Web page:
“A more generous tax regime is proposed for businesses with a turnover below R1-million a year,” said Nene. “Qualifying” business with a turnover of less than R335 000 a year will pay no tax. The maximum tax rate has also been reduced from 6% to 3%. 

The government will hand out tax breaks to reward energy-efficient behaviour: there will be an increase in the “energy-efficiency savings incentive” from 45 cents per kilowatt hour to 95 cents per kilowatt hour. According to a treasury official, this programme is an incentive which enables a business to claim a tax rebate based on proven energy efficiency savings.  

“It’s one of the carrots that will help businesses to adjust themselves to the carbon tax that will be implemented in 2016,” said the official. “It will be funded through the carbon tax allocation.”

And a one-year relief measure in respect of Unemployment Insurance Fund (UIF) contributions will also be introduced. “The UIF has an accumulated surplus of over R90-billion. It is … possible to provide temporary relief to both employers and employees,” said Nene. He proposed that the contribution threshold be reduced to R1 000 a month for the upcoming financial year. 

“This means that employers and employees will each pay R10 a month during the year ahead, putting R15-billion back into the pockets of workers and businesses.”  

‘Rebalancing’ the economy
Undoubtedly mindful of the country’s fiscal slippage and the ever-looming threat of another sovereign credit rating downgrade, Nene’s rhetoric was aimed at restoring investor confidence and underscoring the need to consolidate public finances. 

“We must intensify efforts to address economic constraints, improve our growth performance, create work opportunities and broaden economic participation,” said Nene. 

He outlined a few cost-containment measures, allowing for the procurement of goods and services to grow by a maximum of 5% a year. Spending on catering, entertainment and venues will be slashed by 8% a year, while travel and subsistence budgets will decline by 4% a year.  Overall, a R25-billion reduction in budgeted expenditure is planned for the next two years.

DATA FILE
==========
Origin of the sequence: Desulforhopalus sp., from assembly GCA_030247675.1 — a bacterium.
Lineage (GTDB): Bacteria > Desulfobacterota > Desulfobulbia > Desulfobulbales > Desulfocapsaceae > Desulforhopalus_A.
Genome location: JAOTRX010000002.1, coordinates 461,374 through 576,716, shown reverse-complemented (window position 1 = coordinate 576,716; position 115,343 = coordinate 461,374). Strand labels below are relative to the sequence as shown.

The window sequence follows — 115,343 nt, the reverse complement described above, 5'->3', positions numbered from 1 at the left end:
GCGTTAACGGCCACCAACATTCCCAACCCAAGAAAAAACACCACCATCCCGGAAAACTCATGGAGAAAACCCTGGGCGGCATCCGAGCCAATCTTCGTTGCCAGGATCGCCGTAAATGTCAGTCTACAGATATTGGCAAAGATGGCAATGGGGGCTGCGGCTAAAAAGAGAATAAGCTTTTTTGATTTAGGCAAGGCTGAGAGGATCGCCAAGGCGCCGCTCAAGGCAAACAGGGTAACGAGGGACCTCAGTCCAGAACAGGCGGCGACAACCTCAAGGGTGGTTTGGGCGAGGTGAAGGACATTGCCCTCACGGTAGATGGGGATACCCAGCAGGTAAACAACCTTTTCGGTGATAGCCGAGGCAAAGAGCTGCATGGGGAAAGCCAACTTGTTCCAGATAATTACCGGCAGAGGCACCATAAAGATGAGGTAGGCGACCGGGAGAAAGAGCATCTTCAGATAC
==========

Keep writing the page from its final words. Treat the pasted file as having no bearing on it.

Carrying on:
Within the outlined framework, the budget deficit is projected to be 3.9% of the gross domestic product; which is 0.2% less than was anticipated. Overall government expenditure will raise by 2.1% this year. 

“Our fiscal rebalancing has included cost containment measures and intensified efforts to improve efficiency in expenditure. These measures are yielding positive results.” 

But the underlying difficulties – both structural and environmental – persist. “This has been a challenging budget to prepare, under difficult economic circumstances,” he said. “Our economic growth initiatives have to be intensified.”

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Thalia Holmes
Thalia Holmes

Thalia is a freelance business reporter for the Mail & Guardian. She grew up in Swaziland and lived in the US before returning to South Africa.

She got a cum laude degree in marketing and followed it with another in English literature and psychology before further confusing things by becoming a black economic empowerment (B-BBEE) consultant.

After spending five years hearing the surprised exclamation, "But you're white!", she decided to pursue her latent passion for journalism, and joined the M&G in 2012. 

The next year, she won the Brandhouse Journalist of the Year Award, the Brandhouse Best Online Award and was chosen as one of five finalists from Africa for the German Media Development Award. In 2014, she and a colleague won the Standard Bank Sivukile Multimedia Award. 

She now writes and edits for various publications, but her heart still belongs to the M&G.